By Sharon Bernstein
(Reuters) – The California judge who drew worldwide condemnation for giving a six-month sentence to a Stanford athlete convicted of sexual assault was not biased and acted in accordance with a probation report, the state’s judicial oversight commission said Monday.
The Commission on Judicial Performance received thousands of complaints against Judge Aaron Persky after his June 2016 sentence of former Stanford swimmer Brock Turner to six months in jail plus three years probation for assaulting an unconscious woman behind a dumpster outside a college party, the panel’s chief counsel said.
Turner was convicted of three felony charges in the case – assault with intent to commit rape, sexual penetration of an intoxicated person with a foreign object (digital penetration) and sexual penetration of an unconscious person.
“There is not clear and convincing evidence of bias, abuse of authority, or other basis to conclude that Judge Persky engaged injudicial misconduct warranting discipline,” commission director and chief counsel Victoria B. Henley wrote in the panel’s report, released Monday.
The report drew criticism from supporters of the victim in the case, who plan to ask voters in Santa Clara County, where the university is located, to vote Persky out of office in a recall election.
Turner, 20 at the time of his sentencing, faced up to 14 years in prison for the three convictions. However, the penal code at that time allowed a defendant to be sentenced to probation. Prosecutors had sought six years in prison for Turner, but probation officials recommended a “moderate” county jail sentence followed by three years of probation and sex offender treatment, the report showed.
Persky’s sentence followed that recommendation, the commission concluded.
In a detailed report that examined each of the major criticisms of Persky’s sentence, the commission repeatedly cleared him of misconduct.
The complaints accused Persky of abusing his authority, displaying bias and imposing an unlawful sentence, the report said. The types of bias alleged included gender bias against the female victim, racial/socio-economic bias because a non-white defendant would have received a harsher sentence and pro-Stanford bias stemming from the judge’s own years as a student and athlete at the elite university near San Francisco.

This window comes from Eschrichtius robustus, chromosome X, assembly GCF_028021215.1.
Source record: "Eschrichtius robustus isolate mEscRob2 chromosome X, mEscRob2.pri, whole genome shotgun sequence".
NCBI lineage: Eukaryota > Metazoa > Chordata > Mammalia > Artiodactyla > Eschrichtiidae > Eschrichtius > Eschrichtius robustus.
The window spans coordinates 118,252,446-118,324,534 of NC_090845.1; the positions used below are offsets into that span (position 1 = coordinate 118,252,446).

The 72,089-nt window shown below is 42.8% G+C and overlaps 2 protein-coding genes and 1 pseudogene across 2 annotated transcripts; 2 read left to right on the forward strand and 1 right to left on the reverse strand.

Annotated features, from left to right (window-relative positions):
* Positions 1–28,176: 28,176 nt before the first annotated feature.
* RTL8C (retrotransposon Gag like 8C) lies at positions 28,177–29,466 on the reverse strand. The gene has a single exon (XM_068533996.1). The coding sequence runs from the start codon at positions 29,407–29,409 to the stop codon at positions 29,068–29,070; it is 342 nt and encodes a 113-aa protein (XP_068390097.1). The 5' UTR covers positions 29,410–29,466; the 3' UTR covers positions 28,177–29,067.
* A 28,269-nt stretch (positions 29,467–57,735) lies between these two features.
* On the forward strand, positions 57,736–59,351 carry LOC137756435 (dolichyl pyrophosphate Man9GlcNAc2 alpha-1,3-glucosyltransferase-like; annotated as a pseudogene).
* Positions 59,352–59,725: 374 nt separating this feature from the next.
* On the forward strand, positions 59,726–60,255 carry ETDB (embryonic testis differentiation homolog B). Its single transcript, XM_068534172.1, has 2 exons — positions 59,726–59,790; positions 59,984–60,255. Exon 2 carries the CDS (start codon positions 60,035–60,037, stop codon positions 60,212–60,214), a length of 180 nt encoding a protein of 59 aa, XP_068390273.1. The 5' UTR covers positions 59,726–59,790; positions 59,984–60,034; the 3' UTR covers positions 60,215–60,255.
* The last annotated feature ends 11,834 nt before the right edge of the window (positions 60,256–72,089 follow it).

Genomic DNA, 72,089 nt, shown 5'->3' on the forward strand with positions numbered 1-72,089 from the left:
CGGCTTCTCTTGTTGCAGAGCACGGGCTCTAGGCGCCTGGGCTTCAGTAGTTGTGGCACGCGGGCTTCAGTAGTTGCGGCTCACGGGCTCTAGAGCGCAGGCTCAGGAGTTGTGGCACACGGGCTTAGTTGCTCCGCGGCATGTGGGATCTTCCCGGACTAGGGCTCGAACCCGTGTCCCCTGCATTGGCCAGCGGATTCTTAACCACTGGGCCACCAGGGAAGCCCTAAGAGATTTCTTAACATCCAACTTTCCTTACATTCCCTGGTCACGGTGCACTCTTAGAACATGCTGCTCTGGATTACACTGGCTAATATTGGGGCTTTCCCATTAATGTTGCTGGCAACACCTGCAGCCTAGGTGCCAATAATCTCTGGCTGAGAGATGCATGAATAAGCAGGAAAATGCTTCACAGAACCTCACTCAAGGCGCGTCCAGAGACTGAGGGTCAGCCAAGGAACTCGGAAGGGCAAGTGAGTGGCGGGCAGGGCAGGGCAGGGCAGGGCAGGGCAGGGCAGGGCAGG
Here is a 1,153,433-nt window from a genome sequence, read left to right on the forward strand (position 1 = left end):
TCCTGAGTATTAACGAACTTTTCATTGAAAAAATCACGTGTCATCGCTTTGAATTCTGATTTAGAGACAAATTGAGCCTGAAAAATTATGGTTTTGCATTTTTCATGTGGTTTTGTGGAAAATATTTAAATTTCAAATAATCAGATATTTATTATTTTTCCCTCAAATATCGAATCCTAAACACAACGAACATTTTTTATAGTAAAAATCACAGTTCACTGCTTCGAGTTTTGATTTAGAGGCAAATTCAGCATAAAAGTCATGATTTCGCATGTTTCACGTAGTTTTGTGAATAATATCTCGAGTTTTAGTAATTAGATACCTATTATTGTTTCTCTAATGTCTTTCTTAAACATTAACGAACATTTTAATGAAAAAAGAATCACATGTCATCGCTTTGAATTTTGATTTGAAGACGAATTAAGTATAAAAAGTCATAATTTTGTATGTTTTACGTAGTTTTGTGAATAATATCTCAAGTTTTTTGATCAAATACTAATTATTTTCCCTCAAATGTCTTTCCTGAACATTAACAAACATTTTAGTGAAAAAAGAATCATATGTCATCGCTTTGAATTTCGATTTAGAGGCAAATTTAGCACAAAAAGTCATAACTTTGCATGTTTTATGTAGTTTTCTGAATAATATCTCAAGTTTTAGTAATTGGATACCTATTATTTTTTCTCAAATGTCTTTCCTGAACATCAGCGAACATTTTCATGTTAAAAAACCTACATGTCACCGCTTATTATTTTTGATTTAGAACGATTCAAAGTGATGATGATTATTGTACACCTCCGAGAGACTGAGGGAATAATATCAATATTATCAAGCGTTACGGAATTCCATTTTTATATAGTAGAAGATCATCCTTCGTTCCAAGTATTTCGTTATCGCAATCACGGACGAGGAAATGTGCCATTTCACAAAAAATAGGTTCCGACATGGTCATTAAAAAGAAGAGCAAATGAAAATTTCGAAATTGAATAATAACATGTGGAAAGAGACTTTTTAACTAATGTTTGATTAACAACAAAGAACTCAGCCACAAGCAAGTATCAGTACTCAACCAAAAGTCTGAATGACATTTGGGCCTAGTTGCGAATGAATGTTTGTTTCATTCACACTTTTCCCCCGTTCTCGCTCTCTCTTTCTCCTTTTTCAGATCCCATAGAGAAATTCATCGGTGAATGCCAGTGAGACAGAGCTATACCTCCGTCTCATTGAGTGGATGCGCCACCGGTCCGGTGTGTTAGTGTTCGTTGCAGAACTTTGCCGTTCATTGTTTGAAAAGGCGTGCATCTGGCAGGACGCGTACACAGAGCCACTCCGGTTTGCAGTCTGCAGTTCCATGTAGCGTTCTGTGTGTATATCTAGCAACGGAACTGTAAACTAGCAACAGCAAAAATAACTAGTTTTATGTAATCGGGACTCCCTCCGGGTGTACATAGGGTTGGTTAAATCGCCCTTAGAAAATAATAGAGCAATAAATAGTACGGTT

But the commission said the sentence was legal and within the discretion of the judge. Other cases cited as evidence of bias do not stand up to scrutiny, the panel said. In one, Persky did not preside over the sentencing phase of the defendant’s trial, and in four others the sentence was the result of a negotiated agreement between the prosecution and the defense.
The panel said the judge performed a multi-faceted assessment before imposing his sentence, and also said that his connection to Stanford did not disqualify him from hearing the case.
Stanford law professor Michele Dauber, who has led opposition to the sentence, questioned the factual basis of the commission’s findings and promised to continue her campaign to recall him from office.
“We strongly disagree with the Commission’s conclusion on judicial bias and we believe that Judge Persky has in fact demonstrated a clear pattern of bias in cases of sex crimes and violence against women,” Dauber said in an email.
(Reporting by Sharon Bernstein in Sacramento, Calif.; Editing by Leslie Adler, Andrew Hay and Bernard Orr)